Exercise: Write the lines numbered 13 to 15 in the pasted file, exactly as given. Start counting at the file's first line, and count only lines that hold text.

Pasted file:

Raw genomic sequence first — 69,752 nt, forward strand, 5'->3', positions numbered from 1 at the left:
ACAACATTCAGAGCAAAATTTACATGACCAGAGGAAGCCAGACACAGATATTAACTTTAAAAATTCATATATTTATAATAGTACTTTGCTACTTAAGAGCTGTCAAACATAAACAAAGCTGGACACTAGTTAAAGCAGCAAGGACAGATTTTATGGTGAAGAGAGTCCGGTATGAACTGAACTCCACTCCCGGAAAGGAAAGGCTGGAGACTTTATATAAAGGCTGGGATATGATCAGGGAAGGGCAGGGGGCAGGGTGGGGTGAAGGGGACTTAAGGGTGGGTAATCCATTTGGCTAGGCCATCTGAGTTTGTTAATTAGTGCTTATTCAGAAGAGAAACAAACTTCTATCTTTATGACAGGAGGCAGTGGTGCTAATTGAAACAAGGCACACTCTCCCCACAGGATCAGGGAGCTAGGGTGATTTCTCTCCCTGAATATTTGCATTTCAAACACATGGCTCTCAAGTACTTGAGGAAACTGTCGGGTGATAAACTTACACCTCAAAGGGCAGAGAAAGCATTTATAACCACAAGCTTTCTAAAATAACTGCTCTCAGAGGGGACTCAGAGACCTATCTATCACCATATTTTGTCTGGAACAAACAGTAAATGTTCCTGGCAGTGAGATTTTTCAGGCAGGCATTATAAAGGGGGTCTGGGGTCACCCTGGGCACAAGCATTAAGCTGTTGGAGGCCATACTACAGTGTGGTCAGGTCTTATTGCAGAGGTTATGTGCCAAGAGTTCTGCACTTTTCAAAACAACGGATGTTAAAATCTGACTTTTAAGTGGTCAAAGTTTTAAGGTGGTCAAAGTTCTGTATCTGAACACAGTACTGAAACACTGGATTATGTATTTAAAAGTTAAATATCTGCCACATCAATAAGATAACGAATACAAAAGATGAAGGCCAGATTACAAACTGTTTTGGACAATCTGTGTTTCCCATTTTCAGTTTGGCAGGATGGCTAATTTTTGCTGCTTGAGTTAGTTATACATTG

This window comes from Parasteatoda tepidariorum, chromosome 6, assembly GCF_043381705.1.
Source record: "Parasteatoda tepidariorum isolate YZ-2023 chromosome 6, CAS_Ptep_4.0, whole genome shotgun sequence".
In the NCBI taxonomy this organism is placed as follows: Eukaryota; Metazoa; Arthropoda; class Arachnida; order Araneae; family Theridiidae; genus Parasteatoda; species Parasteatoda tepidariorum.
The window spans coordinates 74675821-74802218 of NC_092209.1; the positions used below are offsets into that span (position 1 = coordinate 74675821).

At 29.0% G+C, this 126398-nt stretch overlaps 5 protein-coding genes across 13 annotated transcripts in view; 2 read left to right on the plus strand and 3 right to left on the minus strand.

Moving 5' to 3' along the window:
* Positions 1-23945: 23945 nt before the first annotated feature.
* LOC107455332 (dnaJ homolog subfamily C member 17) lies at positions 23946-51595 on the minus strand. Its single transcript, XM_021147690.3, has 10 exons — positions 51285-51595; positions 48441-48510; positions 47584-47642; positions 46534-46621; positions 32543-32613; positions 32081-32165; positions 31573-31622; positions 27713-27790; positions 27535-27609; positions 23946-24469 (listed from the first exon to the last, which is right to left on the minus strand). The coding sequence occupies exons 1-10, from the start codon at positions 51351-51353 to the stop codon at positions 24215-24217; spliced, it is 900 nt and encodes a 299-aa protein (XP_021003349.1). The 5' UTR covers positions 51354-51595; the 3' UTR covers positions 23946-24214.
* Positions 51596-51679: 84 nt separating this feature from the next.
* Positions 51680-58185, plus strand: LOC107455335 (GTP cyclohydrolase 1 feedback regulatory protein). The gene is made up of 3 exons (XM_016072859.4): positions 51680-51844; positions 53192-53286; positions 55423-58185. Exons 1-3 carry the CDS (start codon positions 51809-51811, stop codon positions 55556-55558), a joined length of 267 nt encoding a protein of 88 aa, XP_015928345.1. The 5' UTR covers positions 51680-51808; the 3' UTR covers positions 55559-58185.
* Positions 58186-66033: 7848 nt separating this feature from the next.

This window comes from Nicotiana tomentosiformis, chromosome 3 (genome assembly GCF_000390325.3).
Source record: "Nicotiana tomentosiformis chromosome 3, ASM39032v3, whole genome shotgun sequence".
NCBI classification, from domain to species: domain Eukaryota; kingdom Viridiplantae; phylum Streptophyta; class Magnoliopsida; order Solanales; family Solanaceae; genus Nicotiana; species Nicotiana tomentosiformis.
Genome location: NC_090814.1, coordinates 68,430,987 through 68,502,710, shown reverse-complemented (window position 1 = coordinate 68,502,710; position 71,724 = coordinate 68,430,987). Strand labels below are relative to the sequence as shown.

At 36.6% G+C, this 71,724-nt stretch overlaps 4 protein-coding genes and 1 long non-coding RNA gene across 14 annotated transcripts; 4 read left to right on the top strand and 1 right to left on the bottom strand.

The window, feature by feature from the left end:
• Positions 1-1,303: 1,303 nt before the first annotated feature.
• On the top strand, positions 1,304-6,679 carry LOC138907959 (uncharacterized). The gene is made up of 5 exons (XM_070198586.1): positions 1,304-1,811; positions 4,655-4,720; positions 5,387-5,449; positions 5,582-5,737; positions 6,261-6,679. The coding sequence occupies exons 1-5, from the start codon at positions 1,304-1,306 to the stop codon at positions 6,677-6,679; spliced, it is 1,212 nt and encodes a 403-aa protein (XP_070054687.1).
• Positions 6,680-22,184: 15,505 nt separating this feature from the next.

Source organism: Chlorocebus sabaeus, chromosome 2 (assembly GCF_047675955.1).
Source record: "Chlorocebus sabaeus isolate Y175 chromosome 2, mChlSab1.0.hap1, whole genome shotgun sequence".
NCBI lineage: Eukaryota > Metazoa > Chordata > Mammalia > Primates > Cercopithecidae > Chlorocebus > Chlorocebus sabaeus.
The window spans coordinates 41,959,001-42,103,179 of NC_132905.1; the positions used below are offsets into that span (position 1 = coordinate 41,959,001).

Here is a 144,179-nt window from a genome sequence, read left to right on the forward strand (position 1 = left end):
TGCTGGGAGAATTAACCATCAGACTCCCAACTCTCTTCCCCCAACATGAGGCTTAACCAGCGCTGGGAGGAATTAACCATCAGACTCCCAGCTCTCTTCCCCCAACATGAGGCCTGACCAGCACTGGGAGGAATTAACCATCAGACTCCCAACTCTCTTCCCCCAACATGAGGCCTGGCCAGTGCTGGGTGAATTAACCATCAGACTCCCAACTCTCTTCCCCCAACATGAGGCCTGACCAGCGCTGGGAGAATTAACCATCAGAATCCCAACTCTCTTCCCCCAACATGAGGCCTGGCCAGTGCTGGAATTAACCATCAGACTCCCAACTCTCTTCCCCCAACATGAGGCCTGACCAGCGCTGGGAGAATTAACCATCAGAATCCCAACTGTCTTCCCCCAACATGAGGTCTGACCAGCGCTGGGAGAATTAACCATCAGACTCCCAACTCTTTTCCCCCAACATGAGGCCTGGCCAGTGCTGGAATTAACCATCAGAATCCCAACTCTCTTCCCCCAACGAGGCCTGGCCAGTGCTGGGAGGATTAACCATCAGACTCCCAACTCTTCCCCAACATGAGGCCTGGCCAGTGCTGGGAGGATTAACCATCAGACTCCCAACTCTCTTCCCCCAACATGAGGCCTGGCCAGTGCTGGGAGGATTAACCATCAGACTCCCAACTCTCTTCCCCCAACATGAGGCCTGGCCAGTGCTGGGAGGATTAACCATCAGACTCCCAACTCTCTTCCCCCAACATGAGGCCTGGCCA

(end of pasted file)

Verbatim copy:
* Positions 58186-66033: 7848 nt separating this feature from the next.

This window comes from Nicotiana tomentosiformis, chromosome 3 (genome assembly GCF_000390325.3).
Source record: "Nicotiana tomentosiformis chromosome 3, ASM39032v3, whole genome shotgun sequence".